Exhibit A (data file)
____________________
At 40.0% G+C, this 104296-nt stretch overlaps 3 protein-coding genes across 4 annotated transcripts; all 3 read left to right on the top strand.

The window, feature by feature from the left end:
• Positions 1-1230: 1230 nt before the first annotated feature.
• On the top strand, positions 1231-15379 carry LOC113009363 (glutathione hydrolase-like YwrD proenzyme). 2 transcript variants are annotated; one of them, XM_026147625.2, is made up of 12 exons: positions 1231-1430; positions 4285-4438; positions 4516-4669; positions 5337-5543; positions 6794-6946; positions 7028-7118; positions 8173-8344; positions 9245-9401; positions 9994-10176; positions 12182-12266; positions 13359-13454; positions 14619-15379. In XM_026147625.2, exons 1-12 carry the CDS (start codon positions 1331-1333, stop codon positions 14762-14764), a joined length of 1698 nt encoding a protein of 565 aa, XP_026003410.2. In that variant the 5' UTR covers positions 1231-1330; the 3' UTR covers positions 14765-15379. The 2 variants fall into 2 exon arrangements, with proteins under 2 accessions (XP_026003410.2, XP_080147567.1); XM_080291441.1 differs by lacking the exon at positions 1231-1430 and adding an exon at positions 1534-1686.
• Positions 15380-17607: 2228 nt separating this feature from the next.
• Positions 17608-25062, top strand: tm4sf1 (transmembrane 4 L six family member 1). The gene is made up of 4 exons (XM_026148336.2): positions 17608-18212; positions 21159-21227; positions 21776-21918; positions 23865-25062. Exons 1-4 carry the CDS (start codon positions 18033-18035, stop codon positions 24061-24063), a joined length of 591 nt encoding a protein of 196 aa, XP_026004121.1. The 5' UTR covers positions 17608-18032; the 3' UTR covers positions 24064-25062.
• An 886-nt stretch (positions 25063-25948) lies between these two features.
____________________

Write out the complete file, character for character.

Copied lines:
At 40.0% G+C, this 104296-nt stretch overlaps 3 protein-coding genes across 4 annotated transcripts; all 3 read left to right on the top strand.

The window, feature by feature from the left end:
• Positions 1-1230: 1230 nt before the first annotated feature.
• On the top strand, positions 1231-15379 carry LOC113009363 (glutathione hydrolase-like YwrD proenzyme). 2 transcript variants are annotated; one of them, XM_026147625.2, is made up of 12 exons: positions 1231-1430; positions 4285-4438; positions 4516-4669; positions 5337-5543; positions 6794-6946; positions 7028-7118; positions 8173-8344; positions 9245-9401; positions 9994-10176; positions 12182-12266; positions 13359-13454; positions 14619-15379. In XM_026147625.2, exons 1-12 carry the CDS (start codon positions 1331-1333, stop codon positions 14762-14764), a joined length of 1698 nt encoding a protein of 565 aa, XP_026003410.2. In that variant the 5' UTR covers positions 1231-1330; the 3' UTR covers positions 14765-15379. The 2 variants fall into 2 exon arrangements, with proteins under 2 accessions (XP_026003410.2, XP_080147567.1); XM_080291441.1 differs by lacking the exon at positions 1231-1430 and adding an exon at positions 1534-1686.
• Positions 15380-17607: 2228 nt separating this feature from the next.
• Positions 17608-25062, top strand: tm4sf1 (transmembrane 4 L six family member 1). The gene is made up of 4 exons (XM_026148336.2): positions 17608-18212; positions 21159-21227; positions 21776-21918; positions 23865-25062. Exons 1-4 carry the CDS (start codon positions 18033-18035, stop codon positions 24061-24063), a joined length of 591 nt encoding a protein of 196 aa, XP_026004121.1. The 5' UTR covers positions 17608-18032; the 3' UTR covers positions 24064-25062.
• An 886-nt stretch (positions 25063-25948) lies between these two features.